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I keep a running mental list called "Things That Are More Fun in Theory Than They Are in Real Life."

Like Disneyland, for example.

Don't get me wrong. I am not one of those pretentious, party-pooping, professional Disneyland-haters who are all, "Disneyland represents everything that is wrong with America!" In fact, whenever I go to Disneyland, my hopes are always high. I look forward to rides like Pirates of the Caribbean even though it broke down that once and my brother, after waiting an eternity, finally got out of the boat with his toddler tucked like a football beneath his arm and waded to shore because he (the toddler) had to go to the bathroom.

It's just that the reality of Disneyland sometimes gets in the way of the dream. Heat, crowds, lines and pricey corn dogs occasionally force a person to go, "Hey! Am I having some fun yet?"

Meanwhile, I recently added something new to my ongoing list.

You've heard about the remodeled theaters in Sugar House, haven't you? The ones with the reclining seats?

OK. There are few things I love more in this world than my La-Z-Boy recliner, and I am not even kidding. I often do nothing all day long except think about how much I love my La-Z-Boy recliner. I love it so much that sometimes I even write La-Z-Boy rap lyrics (I am pining to be reclining in a seat that lifts my feet, yo!) or perhaps a La-Z-Boy haiku (I want to hug you/ And whisper sweet words of love/ But that would be weird).

So when I learned that the new Cinemark Sugarhouse Movies 10 has recliners, I was all over it. What could be better than lounging in a recliner while eating popcorn and watching a movie on a huge screen?

And the first time I went, I had a great experience. My friend Jamie and I saw "Aloha" in a mostly empty theater. Why was it mostly empty? Maybe because the movie mostly got such bad reviews. I personally enjoyed it, though, because hello! Bradley Cooper!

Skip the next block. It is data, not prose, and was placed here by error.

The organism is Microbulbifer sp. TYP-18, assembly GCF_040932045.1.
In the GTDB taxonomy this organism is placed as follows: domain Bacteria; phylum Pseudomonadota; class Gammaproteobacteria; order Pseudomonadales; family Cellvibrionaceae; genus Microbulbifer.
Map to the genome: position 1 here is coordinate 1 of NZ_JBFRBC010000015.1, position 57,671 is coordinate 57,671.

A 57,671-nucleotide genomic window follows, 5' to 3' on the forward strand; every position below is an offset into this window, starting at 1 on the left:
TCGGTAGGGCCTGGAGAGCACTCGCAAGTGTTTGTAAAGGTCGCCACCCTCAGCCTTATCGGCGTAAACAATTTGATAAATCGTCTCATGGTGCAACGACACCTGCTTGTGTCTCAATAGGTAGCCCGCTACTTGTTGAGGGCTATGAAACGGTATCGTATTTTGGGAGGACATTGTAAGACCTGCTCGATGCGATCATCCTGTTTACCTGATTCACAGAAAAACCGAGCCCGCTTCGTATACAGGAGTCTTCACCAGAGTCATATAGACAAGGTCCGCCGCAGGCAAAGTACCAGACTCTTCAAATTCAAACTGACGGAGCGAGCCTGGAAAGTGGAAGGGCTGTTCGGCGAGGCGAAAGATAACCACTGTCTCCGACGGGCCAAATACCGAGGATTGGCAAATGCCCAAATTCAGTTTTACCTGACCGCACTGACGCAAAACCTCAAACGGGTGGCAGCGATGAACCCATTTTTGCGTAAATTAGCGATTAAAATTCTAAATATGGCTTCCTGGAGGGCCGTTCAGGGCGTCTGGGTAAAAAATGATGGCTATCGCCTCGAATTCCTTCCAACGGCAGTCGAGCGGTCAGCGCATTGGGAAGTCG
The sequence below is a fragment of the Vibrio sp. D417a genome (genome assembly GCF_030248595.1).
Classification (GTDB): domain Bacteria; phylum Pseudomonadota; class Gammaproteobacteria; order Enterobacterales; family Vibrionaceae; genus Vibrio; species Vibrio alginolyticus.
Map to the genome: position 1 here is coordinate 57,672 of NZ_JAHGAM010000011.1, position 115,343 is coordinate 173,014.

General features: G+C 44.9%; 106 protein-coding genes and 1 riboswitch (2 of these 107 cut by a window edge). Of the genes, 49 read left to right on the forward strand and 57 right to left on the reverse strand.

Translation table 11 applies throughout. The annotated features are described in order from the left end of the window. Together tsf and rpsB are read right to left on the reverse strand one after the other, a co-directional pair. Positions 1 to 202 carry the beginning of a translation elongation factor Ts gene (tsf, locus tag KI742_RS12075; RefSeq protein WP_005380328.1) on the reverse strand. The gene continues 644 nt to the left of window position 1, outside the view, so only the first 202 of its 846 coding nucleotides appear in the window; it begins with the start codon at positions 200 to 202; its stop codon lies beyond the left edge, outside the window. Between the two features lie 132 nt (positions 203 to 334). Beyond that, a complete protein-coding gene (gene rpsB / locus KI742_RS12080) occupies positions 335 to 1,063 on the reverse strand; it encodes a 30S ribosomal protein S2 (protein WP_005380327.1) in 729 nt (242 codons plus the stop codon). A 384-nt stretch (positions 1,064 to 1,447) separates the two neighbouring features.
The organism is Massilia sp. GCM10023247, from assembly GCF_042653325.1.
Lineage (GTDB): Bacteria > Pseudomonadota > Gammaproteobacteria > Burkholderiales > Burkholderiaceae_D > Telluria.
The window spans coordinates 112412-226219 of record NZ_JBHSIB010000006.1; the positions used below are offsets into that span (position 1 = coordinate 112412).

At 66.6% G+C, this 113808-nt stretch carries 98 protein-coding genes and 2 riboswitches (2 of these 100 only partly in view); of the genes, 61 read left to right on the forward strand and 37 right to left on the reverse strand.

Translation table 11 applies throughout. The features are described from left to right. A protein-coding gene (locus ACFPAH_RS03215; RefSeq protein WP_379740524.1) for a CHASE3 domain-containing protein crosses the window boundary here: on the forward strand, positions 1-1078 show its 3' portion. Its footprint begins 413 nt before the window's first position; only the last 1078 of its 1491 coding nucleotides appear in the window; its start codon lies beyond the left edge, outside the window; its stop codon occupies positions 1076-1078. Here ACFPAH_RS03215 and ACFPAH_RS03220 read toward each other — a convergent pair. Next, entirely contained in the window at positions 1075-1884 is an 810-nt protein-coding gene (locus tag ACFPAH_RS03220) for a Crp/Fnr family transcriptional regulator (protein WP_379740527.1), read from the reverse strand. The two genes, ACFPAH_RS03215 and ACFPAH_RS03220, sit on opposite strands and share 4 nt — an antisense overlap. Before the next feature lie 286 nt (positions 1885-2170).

Anyway, I was eager to go back, which I did a few weeks ago to see "The Man From U.N.C.L.E." Unlike the first time I went, the theater was full, as in P.A.C.K.E.D.— which meant that I reclined right next to a complete stranger, who was also in reclining mode.

OK. I am here to bear witness that it is a disturbingly intimate experience to recline in a movie theater next to a complete stranger. It's like being on a blind date with somebody and wondering if that person will try to casually slip an arm around you but accidentally elbow you in the side of the head instead, thus causing you to spill your popcorn all over the floor. Oh no! Not the popcorn!

I felt like someone who'd mistakenly wandered into one of those cuddle parties you're always reading about these days.

Not that the stranger in the recliner and I did any cuddling.

But still. It felt awkward to me. And suddenly I started to worry that I would bother my reclining neighbor if I chewed my popcorn too loudly. So I ate my popcorn piece by piece. And instead of chewing those pieces, I just let them dissolve in my mouth.

Question: What did I learn from the experience?

Answer: It takes a long time for popcorn to dissolve in your mouth.

Will I go back? Of course. The remodeled theater is great.

I think, however, I'll go when I'm pretty sure no one else will be there.